10616_isi_williamslynn_nwslmg092416148 Mike Gridley/isiphotos.com
National Women's Soccer League

Lynn Williams Discusses MVP Status, Sunday's Final

A little-known striker on an unheralded NWSL squad claimed the league's Golden Boot and MVP honors, and American Soccer Now columnist John D. Halloran spoke to her about, well, all of it. 
BY John D. Halloran Posted
October 06, 2016
7:55 PM

A RELATIVE UNKNOWN through her collegiate and early professional career, American soccer fans are starting to take note of Lynn Williams.

Last year, the Western New York Flash selected Williams in the first round of the National Women’s Soccer League draft, but the team struggled through its 2015 campaign. Heading into this year, and devoid of stars, few believed the Flash would be competitive, let alone a championship-caliber team.

Now, Williams and the Flash sit on the cusp of winning an NWSL championship, heading into this Sunday’s final against the Washington Spirit (5pm ET, Fox Sports 1).

The Fresno, Calif., native has helped lead New York’s turnaround in 2016, scoring 11 goals in 19 games on her way to winning the Golden Boot and league MVP honors. However, speaking to American Soccer Now, Williams gave much of the credit for her success this year to her teammates.

“There’s so many great forwards in this league, just to be considered one of them is amazing,” said the Pepperdine alumna. “It shows all my hard work has paid off, as well as all my team’s hard work. I don’t score a goal without somebody passing me the ball, or our whole team working hard collectively. I like to think of it as I won the award on behalf of the team, not just myself.”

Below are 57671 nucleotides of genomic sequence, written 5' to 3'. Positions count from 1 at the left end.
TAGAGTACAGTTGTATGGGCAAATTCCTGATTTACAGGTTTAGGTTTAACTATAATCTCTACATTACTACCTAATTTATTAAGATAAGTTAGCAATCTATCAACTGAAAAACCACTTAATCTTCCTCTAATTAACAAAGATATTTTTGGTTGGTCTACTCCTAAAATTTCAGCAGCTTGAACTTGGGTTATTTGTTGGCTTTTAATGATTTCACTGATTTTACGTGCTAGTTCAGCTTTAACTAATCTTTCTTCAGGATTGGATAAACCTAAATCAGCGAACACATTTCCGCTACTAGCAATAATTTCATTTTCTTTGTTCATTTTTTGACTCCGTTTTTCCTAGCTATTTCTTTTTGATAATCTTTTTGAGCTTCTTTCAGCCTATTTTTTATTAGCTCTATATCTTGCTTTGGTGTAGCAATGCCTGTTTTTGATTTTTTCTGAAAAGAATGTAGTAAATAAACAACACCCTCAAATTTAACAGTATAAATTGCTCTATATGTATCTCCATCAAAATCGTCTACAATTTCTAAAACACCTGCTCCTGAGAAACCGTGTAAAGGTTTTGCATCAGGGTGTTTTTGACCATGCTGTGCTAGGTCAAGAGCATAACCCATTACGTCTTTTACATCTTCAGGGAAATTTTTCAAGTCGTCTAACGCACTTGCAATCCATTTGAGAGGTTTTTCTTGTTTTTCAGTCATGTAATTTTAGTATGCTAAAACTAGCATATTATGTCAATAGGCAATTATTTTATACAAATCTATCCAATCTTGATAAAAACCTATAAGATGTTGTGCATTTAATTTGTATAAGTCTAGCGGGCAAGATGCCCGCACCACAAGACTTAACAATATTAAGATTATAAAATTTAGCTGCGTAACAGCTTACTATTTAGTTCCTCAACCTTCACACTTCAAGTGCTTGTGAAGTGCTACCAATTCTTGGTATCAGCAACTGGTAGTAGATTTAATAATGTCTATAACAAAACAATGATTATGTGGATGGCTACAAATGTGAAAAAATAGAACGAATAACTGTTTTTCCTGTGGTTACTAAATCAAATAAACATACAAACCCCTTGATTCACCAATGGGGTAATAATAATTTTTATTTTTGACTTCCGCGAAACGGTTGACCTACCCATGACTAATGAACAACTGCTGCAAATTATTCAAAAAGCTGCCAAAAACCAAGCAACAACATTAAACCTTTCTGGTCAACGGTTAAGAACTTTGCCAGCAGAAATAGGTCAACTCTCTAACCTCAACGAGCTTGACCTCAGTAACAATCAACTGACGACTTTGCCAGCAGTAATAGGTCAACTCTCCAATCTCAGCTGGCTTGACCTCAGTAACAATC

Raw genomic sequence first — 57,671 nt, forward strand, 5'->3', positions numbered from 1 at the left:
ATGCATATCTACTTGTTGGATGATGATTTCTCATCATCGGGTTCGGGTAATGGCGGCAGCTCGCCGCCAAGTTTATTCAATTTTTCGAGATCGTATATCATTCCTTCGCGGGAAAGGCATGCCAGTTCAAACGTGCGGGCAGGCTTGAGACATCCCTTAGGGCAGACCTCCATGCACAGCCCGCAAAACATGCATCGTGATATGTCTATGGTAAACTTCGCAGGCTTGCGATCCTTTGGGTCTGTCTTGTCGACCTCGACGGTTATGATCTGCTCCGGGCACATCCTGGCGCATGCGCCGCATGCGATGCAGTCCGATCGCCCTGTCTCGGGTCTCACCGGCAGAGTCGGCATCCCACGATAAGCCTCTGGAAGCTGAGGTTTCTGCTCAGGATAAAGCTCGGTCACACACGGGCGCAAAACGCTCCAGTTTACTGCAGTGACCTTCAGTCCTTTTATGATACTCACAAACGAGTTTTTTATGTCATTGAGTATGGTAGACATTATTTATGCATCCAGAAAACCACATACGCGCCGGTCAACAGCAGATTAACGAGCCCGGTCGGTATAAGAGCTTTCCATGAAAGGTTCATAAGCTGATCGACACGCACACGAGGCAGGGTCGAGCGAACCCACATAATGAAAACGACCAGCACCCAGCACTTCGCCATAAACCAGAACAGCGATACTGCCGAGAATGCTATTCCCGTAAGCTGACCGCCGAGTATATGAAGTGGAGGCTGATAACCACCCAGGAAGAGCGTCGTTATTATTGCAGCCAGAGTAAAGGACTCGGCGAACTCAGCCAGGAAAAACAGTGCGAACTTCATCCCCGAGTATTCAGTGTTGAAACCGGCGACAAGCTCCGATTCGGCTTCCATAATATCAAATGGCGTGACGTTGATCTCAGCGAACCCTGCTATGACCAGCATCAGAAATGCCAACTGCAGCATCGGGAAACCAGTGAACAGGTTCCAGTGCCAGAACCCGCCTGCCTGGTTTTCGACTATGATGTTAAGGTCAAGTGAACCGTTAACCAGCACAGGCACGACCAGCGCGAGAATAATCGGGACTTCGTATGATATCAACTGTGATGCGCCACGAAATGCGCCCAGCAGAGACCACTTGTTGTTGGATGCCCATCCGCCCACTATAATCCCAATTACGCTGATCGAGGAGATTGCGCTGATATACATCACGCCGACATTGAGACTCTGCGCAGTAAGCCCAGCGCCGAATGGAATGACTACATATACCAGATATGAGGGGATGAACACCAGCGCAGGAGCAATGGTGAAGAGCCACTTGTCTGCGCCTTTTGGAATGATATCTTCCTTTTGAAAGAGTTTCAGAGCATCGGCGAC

In 2015, Williams only tallied four times and the Flash finished with a 6-9-5 record. This year, Western New York earned a playoff spot with a 9-6-5 record and last weekend battled its way to a 4-3 extra time semifinal win in Portland to secure a place in this weekend’s final.

Williams proved to be the hero against Portland, scoring twice in overtime against the stingiest defense in the league. As Flash captain Abby Erceg put it, “She’s our Get Out of Jail Free card sometimes.”

Williams points to head coach Paul Riley for the team’s turnaround in 2016 and says he pushed all the right buttons, convincing the players to buy in to his team concept early on.

“Paul took us under his wing, he embraced us,” explained Williams. “He yelled at us when he needed to and he took us under his arm and gave us a hug when he needed to. The game plan and the belief in the team—he instilled a fighter’s mentality in us that we didn’t have last year.”

Williams also added that Riley provided her with the tools she needed to improve her individual game.

“Paul really helped me with my runs and sharpening my skills and my finishing,” she noted. “He really got me in front of the goal a lot this year at practice.”

Riley, for his part, couldn’t be more complimentary of Williams. Among other traits, he praised his forward’s willingness to learn, her humility, and her dedication in practice to improve all facets of her game.

“Lynn’s IQ of the game has improved, her athletic ability is second-to-none, probably, in the league. [Her] finishing has become better. She’s spent a lot of time in front of goal this year in practice,” Riley explained.